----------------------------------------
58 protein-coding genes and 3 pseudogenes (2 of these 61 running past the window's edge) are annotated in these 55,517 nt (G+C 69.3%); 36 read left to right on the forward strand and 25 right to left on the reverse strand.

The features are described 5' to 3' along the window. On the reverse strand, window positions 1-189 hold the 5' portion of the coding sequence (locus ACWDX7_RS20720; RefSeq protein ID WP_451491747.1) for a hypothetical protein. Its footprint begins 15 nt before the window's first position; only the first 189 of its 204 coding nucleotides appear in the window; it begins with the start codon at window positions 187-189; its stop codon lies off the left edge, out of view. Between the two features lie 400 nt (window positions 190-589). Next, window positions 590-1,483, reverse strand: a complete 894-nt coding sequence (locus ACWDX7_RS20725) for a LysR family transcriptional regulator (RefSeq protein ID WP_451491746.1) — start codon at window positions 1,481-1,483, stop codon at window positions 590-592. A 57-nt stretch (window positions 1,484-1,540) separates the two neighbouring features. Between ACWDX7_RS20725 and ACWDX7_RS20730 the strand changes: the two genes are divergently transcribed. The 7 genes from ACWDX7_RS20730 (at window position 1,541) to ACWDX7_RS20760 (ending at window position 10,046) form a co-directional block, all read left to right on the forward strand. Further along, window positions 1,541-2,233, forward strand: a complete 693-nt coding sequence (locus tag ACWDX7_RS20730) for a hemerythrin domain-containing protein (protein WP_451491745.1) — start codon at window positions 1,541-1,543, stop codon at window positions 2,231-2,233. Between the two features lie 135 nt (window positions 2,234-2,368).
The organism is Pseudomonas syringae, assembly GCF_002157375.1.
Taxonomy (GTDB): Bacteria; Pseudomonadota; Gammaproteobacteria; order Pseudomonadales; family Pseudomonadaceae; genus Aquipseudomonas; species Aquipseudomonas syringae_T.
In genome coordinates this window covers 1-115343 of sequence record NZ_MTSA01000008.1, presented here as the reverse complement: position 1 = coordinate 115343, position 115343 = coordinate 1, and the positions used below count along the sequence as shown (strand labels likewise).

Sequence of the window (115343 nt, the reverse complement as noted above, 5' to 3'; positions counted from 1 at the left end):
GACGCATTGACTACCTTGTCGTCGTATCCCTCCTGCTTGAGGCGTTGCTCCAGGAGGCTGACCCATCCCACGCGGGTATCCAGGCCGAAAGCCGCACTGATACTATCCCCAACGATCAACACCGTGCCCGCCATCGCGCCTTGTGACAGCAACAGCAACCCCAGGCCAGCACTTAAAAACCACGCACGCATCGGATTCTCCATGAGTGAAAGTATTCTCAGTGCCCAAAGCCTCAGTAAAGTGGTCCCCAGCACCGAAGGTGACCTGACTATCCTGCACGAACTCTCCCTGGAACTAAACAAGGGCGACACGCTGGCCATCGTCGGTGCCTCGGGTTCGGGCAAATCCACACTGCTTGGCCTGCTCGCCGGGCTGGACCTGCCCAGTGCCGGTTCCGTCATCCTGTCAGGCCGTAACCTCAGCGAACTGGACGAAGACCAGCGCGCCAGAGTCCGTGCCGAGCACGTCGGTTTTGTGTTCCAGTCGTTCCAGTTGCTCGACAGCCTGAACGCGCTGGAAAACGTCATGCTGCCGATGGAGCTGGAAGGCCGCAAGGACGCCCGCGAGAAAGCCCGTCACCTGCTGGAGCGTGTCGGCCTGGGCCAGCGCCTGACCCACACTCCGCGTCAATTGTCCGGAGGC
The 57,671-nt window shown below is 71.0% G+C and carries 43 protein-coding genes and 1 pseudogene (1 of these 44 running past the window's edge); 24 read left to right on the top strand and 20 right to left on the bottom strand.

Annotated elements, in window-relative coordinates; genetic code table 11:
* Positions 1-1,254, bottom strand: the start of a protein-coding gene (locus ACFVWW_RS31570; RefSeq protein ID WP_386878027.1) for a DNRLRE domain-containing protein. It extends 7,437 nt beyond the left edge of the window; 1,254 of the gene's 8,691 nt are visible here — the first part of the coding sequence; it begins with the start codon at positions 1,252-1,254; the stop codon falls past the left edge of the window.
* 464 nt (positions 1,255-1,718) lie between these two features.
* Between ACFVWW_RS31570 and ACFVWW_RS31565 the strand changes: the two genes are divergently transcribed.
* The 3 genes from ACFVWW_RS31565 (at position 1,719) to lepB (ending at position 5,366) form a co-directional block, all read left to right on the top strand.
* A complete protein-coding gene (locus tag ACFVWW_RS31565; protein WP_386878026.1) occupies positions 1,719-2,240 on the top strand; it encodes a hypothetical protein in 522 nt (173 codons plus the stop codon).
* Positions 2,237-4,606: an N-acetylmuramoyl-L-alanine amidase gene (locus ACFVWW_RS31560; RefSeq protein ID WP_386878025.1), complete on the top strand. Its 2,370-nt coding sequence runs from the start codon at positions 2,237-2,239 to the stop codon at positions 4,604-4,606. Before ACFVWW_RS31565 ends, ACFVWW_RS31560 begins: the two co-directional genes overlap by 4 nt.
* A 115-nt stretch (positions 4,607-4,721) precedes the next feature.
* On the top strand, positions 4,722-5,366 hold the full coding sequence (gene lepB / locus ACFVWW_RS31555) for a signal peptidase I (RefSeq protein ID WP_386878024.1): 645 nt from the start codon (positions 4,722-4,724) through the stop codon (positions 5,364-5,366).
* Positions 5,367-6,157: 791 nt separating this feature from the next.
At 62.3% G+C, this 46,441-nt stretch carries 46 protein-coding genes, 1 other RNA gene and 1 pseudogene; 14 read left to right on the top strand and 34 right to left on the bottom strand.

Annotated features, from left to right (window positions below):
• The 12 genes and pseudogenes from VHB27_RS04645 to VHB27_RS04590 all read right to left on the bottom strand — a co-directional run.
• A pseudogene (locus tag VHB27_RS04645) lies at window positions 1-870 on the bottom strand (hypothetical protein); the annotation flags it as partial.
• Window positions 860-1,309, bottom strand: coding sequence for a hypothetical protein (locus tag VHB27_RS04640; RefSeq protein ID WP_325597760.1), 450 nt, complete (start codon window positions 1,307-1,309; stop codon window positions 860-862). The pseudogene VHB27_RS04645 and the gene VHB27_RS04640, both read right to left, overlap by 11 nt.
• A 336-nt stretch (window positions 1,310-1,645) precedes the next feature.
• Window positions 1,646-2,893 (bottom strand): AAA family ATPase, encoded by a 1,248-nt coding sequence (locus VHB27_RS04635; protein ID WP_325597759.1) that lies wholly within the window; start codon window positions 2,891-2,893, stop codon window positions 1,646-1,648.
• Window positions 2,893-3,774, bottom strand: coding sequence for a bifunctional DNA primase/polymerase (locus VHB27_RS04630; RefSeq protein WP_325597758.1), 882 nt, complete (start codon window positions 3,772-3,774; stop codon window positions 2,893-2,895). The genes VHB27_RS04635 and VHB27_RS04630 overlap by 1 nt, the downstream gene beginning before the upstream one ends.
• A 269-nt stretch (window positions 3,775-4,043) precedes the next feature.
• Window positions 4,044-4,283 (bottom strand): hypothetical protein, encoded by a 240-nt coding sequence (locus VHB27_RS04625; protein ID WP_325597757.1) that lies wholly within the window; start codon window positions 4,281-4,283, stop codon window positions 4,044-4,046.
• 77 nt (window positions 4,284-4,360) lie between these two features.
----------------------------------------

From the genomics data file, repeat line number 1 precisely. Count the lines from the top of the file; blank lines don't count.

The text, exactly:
58 protein-coding genes and 3 pseudogenes (2 of these 61 running past the window's edge) are annotated in these 55,517 nt (G+C 69.3%); 36 read left to right on the forward strand and 25 right to left on the reverse strand.